Water Safety Tips

Beach Safety

Changes are in place at Fred Henne Territorial Park and Hay River Territorial Park to ensure everyone has a fun and safe summer on the beach.

  • Children 7 and under should always be within arm's reach of a caregiver 16 years or older while in the water. That way if there is an unexpected wave or fall, someone is there to catch them
  • Work together to watch for hazards and talk about swimming conditions before wading in. Any swimmers 11 and under should be accompanied by someone over the age of 16
  • Wear a lifejacket. Everyone should wear a lifejacket while boating and new swimmers should wear one whenever they're near water
  • Keep a close watch on the kids. Any beachgoer under the age of 11 should be accompanied by someone over the age of 16. Keep children safe by always keeping your eye on what they're doing and where they're playing

Make sure your family is aware of these updates and review them every time you visit the beach.

Be Prepared

Familiarise your entire group with rescue techniques, and practice them. The following items are some of the things that you should do before setting off on your trip.

  • Kneel - a canoe is more stable when both paddlers kneel
  • Wear a personal flotation device at all times
  • Never travel alone
  • Leave an itinerary with friends or family

If You Capsize:

  • Always rescue people first, the canoe second, and gear last.
  • Remove people from the cold water immediately
  • Hold on to your paddle

On a Lake:

  • Hold on to your canoe - it will float and will make you easy to spot
  • If you are near shore, push or swim the canoe to shore. Do not leave your canoe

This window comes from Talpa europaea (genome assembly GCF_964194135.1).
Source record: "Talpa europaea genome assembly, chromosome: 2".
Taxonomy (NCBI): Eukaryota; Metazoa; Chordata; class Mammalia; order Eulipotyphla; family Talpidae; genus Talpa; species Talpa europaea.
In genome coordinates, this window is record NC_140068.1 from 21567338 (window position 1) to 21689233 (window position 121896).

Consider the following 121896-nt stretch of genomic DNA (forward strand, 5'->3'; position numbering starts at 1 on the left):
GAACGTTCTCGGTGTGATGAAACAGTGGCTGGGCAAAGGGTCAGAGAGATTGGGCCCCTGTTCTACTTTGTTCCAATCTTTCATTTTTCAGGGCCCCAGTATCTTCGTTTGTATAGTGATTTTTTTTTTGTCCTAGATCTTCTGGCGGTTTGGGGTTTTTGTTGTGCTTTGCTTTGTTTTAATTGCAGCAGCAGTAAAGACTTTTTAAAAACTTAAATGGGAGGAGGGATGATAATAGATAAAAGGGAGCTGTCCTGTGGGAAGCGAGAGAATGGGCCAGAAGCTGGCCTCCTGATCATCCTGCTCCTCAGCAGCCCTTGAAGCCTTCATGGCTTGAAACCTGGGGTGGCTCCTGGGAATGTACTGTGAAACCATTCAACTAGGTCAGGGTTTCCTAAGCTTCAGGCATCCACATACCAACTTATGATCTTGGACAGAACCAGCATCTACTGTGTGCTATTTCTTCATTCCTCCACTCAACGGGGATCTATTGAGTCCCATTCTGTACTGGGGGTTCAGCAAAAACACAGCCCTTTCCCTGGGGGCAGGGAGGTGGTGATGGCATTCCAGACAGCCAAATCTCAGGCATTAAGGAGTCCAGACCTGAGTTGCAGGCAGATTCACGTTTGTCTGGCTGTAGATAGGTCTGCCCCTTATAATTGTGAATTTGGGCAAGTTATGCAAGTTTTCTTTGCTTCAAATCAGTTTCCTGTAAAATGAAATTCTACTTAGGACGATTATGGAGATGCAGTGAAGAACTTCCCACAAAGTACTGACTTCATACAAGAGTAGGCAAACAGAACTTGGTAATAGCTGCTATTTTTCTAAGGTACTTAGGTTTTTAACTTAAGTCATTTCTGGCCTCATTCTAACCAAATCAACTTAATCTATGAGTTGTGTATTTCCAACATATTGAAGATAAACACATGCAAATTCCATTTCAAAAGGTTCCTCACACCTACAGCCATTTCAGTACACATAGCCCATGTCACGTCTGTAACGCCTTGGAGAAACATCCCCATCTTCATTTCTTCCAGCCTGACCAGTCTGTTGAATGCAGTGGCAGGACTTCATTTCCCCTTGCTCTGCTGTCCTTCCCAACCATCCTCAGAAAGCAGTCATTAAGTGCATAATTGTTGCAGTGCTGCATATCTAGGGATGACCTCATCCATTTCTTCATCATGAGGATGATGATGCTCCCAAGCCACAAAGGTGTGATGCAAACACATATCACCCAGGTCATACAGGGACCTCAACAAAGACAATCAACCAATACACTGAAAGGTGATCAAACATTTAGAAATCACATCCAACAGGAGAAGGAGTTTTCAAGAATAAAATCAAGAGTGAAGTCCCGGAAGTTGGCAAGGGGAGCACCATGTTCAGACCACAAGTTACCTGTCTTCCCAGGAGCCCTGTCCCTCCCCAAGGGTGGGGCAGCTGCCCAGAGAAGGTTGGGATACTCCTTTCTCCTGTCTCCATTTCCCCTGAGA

On a River:

  • Never stand up in a swift current
  • If you tip or fall out, hold on to the upstream end of the canoe
  • Swim to shore or an eddy
  • If you are forced to swim in rapids, float on your back with your feet at the surface and downstream from you

White Water Tips

  • Always scout any rapids before running them
  • Hazards - look out for deadheads, log jams, overhanging branches and falls
  • Lash in your packs and waterproof your gear
  • Wind and waves can be a major problem. Allow extra time for the trip in case you become wind-bound. Follow the leeward shore at all times and cross lake at its narrowest point. As always, stay close to the shore for safety's sake


  • Due to changes in water level, the location of portages often varies. At low water, canoeists may have to clamber over dry rocks to reach the trail. At high water, the head of a portage may be dangerously close to the rapids below
  • Always keep the water level in mind when approaching a portage - portage signs may be several yards from the trail
  • Be confident - but do not overestimate your ability. And remember - nobody ever drowned on a portage!

Further Information

See the Transport Canada website for Key Safety Information for good advice and regulations about equipment, and recommended procedures for emergency situations on the water.

You can also visit the Lifesaving Society Website for more information on water safety and the Water Smart program.

Carrying a personal locator beacon is recommended for back-country travel on either land or water. For information on how having one could save your life in an emergency, see the National Search and Rescue Secretariat website.

Be sure to review the Canoeing Checklist and the Power Boating Checklist to ensure safe and enjoyable trips.